For its part, WMO has reviewed many water-related issues of concern to its Member countries and has made concrete proposals and taken a number of actions to address them. For example, at the global level, WMO initiated the World Hydrological Cycle Observing System (WHYCOS) which is being implemented with the assistance of the World Bank, to contribute to the improvement of national and regional water resources assessment capabilities. WHYCOS is being implemented in various parts of the world through the involvement of the countries concerned. At the regional level, WMO convened water assessment conferences for Africa (Addis Ababa, 1995) and for Latin America and the Caribbean (San José, 1996) with another being planned for Asia later this year or early 1998. It is being increasingly realized that, in the case of developing countries, greater efforts for water assessment should be directed towards capacity- building, the pooling of human and financial resources, and through regional and interregional cooperation.

In keeping with its overall strategy to enhance the efforts of its Member countries to address water-related issues, WMO is strengthening its Hydrology and Water Resources Programme and is promoting closer collaboration with other organizations involved in hydrology and related geosciences. In this context, WMO has established subregional offices for Western Africa and for Central America and the Caribbean, and is in the process of establishing such an office for the South-West Pacific region. This arrangement will bring the Organization closer to the national Hydrological and Meteorological Services, and to the regional organizations involved in water, and thus focus greater attention on their concerns and contribute to the enhancement of the delivery of services in the field of water.

This occasion of the celebration of the World Day for Water gives me the welcome opportunity to draw the attention, amongst others, of government officials, policy- makers, hydrologists, water resources engineers and meteorologists to the urgent need to enhance the monitoring and assessment of water resources in rivers and in aquifers, in particular in basins shared regionally or internationally, and especially in developing countries. I am confident that governments will continue to invest in this activity, to optimize the resources and to enhance the capabilities of national water agencies, in order to meet today's and the future increasing demand for water information and knowledge for sustainable development.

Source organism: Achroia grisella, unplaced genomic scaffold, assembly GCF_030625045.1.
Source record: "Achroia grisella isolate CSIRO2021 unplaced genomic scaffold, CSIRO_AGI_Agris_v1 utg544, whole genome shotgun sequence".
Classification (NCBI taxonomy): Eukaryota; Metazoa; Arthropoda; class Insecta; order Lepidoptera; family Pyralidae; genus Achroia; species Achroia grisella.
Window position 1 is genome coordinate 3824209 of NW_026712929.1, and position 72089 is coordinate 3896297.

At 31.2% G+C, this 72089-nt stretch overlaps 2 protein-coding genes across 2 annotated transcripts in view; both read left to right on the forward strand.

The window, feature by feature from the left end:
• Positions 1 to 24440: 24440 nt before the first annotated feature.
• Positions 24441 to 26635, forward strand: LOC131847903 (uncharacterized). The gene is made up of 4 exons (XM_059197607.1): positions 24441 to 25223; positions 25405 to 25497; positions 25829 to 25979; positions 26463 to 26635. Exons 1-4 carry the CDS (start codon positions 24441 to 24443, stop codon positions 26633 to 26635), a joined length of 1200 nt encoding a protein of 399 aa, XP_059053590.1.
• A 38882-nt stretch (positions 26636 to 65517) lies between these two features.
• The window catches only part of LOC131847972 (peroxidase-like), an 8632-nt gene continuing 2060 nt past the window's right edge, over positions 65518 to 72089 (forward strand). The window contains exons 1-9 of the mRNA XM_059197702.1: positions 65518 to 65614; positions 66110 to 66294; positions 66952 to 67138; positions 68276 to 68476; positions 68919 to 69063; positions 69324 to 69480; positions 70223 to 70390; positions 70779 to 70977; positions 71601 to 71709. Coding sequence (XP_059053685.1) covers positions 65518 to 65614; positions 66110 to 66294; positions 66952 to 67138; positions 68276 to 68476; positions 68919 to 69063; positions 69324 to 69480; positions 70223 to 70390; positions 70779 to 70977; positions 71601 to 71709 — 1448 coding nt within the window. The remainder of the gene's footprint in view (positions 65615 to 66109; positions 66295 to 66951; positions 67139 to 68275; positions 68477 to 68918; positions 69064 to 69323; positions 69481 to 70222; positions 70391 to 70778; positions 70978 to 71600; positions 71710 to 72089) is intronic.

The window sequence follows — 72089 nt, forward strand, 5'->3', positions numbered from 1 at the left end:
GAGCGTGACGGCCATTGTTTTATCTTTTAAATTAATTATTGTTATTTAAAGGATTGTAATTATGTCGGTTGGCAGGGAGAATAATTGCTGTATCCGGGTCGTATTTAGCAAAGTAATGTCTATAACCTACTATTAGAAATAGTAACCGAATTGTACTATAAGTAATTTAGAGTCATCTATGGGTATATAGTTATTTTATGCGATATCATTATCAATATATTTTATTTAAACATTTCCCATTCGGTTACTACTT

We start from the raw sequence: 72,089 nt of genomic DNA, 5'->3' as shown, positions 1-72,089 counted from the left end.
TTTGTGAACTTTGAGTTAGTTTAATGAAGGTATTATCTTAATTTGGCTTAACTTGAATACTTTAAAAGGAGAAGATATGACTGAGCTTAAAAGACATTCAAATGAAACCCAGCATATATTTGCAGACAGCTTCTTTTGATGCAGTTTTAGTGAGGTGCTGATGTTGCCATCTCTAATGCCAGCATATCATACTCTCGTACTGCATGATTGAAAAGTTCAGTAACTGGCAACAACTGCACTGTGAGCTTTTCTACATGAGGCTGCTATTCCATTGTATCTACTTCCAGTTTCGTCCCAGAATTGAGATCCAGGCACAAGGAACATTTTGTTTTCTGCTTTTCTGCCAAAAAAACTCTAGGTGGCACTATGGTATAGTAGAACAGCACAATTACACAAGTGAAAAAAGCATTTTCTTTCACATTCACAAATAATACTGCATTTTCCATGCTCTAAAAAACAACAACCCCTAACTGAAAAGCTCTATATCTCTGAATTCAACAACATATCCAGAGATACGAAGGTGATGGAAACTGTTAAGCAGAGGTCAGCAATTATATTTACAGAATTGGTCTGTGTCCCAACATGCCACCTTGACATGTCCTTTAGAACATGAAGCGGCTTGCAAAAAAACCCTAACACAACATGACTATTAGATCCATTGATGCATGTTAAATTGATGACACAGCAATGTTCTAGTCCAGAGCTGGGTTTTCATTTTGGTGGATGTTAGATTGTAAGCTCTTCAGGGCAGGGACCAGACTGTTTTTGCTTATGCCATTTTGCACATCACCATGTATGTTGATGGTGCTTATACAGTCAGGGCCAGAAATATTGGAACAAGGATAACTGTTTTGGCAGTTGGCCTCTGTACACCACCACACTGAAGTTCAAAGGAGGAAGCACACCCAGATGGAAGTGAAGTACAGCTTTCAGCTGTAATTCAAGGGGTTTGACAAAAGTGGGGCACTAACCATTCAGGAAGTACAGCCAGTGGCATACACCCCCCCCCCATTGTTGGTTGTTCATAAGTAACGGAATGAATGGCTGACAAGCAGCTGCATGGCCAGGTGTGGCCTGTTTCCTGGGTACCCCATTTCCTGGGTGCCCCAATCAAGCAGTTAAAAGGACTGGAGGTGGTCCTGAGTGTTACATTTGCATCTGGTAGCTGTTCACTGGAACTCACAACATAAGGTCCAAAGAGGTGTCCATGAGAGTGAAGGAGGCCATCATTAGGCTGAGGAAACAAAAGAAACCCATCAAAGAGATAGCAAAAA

I would also like to invite the national Hydrological Services and water agencies to take the necessary initiatives to develop concrete and visionary plans, and corresponding implementation strategies, as to how they might best contribute to national and regional water resources assessment activities in the coming years.

On this World Day for Water, I would urge Member countries to celebrate the Day and to consider their responses to the question: "The nation's water - is there enough?", and relate it to the emerging global water crisis by considering suitable measures and technologies to safeguard and properly utilize this limited resource for future generations of humankind.

This year, WMO and UNESCO have been designated as lead agencies for the global celebration of the World Day for Water. I wish to express my thanks and appreciation to the following members of the Administrative Committee on Coordination's Joint United Nations Information Committee (JUNIC) for having contributed media features to the press kit for this Day: the International Atomic Energy Agency (IAEA), the International Labour Organization (ILO), the United Nations Centre for Human Settlements/Habitat (UNCHS/HABITAT), the United Nations Children's Fund (UNICEF), the United Nations Development Programme (UNDP), the United Nations Educational, Scientific and Cultural Organization (UNESCO), the United Nations Environment Programme (UNEP), the United Nations Industrial Development Organization (UNIDO) and the World Health Organization (WHO).